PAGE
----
SIOUX CENTER—Just 10 minutes before school each Tuesday and Thursday sounds a bit different this month at Sioux Center Christian School.
Members of the school’s jazz band are taking those moments to fill the hallways with music.
“The morning melodies are just one way the school is jazzing up what can be a mundane month,” said Peter Kuipers.
It’s also one way in which students are helping making the school’s first Jazzy January a success.
Two performances by Kickin’ Brass Band, a professional jazz group from Sioux Falls, SD, for the student body and a free performance for the public after school Tuesday, Jan. 7, kicked off the new focus.
Being the recipients of a $5,000 Conover Foundation Grant ultimately is what allowed music teachers Jill Friend, Kuipers and Rebecca De Vries to organize the initiative.
“Jazz can be a lot of fun,” said Kuipers, who has done a jazz emphasis in January within his own classes before. “January can be a long month. Between that and the winter blues, having a Jazzy January seemed like something fun do to and the grant let us put a little more umph behind it, being able to do it department wide.”
Kuipers himself didn’t discover jazz music until he went to college and his band director encourages him to join the jazz band.
“I still wouldn’t say I know a lot about jazz but I know enough to play some and know that its something more people should be exposed to, and why not at early age,” he said. “Jazz is not something that you necessarily see on the street and don’t hear it much if you’re not looking for it. You don’t run into it too much, which is a shame as jazz is an American thing.
“Now, if you don’t know where to start, jazz can be a pretty intimating thing to listen to so my goal for most grades is to learn how to approach it, listen to it, hear that melody and how to improvise.”
Jazz is a musical style that originated at the beginning of the 20th century in black communities in the Southern United States.
With it comes a history, rhythm and vocabulary each teacher is delving into in different ways during their general music classes. Each choir, band and orchestra ensemble is also working on jazz pieces.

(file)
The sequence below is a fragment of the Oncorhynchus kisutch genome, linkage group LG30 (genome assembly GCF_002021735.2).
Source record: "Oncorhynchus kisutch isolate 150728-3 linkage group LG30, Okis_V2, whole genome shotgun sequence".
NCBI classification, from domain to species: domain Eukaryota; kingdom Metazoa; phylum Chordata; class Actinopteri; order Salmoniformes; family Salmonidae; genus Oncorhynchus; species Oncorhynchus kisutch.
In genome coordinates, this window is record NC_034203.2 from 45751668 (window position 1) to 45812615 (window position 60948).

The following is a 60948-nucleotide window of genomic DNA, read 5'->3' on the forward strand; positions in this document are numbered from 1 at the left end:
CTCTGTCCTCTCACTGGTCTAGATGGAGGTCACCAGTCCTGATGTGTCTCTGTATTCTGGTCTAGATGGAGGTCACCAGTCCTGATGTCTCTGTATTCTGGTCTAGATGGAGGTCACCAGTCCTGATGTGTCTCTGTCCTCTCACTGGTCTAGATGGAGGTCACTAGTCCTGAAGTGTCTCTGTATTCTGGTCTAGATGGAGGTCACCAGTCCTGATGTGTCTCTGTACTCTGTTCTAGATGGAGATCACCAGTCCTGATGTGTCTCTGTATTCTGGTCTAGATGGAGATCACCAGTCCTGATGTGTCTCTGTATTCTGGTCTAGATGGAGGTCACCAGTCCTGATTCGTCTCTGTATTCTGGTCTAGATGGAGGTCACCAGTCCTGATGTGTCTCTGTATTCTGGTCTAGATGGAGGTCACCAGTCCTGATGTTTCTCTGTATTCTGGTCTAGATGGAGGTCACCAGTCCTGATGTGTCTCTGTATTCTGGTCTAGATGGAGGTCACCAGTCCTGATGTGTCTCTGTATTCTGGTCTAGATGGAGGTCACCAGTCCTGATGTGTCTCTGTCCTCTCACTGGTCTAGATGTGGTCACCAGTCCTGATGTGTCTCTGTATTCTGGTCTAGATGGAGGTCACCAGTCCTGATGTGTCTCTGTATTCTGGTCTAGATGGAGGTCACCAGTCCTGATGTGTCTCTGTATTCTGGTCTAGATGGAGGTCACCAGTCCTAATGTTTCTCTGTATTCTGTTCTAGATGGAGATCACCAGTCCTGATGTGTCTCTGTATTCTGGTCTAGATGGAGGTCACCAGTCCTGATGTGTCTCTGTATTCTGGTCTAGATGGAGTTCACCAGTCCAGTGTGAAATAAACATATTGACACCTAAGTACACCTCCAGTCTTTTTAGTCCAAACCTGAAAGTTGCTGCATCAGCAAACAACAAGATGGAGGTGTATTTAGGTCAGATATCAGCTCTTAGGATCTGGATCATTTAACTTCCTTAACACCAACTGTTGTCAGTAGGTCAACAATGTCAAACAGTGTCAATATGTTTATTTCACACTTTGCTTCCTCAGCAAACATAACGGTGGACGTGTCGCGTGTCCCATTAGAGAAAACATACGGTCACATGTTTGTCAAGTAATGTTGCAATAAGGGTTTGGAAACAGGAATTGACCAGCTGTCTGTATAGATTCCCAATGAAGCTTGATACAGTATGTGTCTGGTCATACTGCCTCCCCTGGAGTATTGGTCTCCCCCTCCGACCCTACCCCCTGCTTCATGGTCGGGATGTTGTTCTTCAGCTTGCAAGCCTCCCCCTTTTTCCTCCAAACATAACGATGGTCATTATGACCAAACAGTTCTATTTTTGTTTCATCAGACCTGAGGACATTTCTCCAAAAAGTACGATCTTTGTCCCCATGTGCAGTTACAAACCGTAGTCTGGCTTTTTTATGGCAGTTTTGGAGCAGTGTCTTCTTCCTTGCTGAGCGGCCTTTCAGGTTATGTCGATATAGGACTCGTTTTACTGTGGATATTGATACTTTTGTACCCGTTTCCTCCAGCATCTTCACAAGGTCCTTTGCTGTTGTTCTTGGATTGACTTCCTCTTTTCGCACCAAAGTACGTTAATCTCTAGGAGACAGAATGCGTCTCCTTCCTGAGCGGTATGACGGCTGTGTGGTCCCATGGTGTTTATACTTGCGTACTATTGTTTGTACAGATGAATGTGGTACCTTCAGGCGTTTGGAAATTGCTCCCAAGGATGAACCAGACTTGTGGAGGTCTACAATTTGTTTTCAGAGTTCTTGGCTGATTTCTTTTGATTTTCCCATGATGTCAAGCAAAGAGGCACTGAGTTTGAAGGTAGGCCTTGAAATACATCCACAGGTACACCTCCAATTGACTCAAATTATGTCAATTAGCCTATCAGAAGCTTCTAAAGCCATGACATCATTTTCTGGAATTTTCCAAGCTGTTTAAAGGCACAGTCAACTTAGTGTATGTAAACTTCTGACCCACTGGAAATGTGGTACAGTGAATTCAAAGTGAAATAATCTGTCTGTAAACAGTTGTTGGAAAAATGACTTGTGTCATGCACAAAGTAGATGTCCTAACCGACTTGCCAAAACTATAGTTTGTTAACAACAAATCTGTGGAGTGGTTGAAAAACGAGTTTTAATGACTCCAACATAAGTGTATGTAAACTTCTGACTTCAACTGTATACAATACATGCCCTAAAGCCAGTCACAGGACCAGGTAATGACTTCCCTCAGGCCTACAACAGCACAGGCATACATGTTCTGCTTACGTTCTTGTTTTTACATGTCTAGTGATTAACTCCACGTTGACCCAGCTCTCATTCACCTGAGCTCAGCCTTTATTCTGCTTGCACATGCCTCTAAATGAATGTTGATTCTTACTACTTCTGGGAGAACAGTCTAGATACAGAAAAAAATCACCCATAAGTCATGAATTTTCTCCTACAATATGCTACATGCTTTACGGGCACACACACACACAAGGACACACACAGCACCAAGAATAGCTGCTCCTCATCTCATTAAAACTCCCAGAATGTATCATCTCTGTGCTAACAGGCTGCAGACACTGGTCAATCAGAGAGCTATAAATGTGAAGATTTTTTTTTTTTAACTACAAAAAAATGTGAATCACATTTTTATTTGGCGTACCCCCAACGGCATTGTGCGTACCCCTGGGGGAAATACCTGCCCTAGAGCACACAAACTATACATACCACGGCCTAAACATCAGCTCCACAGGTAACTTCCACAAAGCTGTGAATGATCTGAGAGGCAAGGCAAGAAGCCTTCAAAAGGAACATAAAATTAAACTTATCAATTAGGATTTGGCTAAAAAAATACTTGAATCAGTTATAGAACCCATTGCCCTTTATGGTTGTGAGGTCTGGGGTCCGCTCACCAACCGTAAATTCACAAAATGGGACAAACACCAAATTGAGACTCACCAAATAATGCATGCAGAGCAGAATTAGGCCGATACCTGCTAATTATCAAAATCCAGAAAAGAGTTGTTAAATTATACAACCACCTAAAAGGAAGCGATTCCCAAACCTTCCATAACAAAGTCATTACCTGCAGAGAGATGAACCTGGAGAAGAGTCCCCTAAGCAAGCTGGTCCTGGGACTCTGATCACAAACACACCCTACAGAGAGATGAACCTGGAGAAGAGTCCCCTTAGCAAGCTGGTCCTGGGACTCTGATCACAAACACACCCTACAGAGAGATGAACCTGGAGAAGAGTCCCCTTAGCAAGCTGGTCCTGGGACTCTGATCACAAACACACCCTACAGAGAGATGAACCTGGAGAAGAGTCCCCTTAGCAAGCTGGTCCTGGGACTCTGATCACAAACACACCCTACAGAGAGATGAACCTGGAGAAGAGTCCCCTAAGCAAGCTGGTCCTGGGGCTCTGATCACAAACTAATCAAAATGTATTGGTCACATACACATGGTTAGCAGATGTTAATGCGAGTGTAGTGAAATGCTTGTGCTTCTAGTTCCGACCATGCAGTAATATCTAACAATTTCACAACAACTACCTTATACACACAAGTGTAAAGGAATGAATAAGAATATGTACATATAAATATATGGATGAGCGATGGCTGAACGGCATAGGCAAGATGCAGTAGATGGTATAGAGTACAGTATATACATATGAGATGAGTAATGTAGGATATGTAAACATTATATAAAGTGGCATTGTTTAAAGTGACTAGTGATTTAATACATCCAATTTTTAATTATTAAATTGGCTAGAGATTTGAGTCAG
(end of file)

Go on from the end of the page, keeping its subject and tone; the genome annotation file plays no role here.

Friend, who leads orchestra, said the vocabulary and teaching students to use jazz improvisation methods in their own music is a stretch of her own skills but also an enjoyable challenge.
“I’ll be honest, I’m not expert. It’s something I’ve had to learn along with the kids,” Friend said, noting the grant funding allowed her to purchase a method book for teaching jazz in orchestra. “Having this month-long emphasis is exciting for me because you get to certain points in your career where you don’t really do new things so this is challenging me to do that.”
Teaching improv can especially be hard.
“Jazz gives us a great jumping off point for teaching improvisation,” Friend said. “It gives me as a teacher that incentive, some extra motivation.”
Jazzy January will also include other special musical treats for the students. Sometimes it may be a person from the community invited to play in the hallways before school. On the calendar also are performances by the Dordt University’s Jazz Band and Fourth Avenue Singers.
The Sioux Falls Christian High School jazz band may also stop in this month.
Families are encouraged to participate as well. The music teachers have created an “SCCS — new to jazz” list on Spotify, Google Play and YouTube. Families may listen to the song list and e-mail Kuipers noting their favorite song and they’ll be entered to a drawing for a jazz CD or free digital downland.
“The purpose of the grant is to help fine arts go above and beyond what budget allows,” Friend said. “It’s given us the chance to dream big and think about something we couldn’t do with our budget and help us jazz up January.”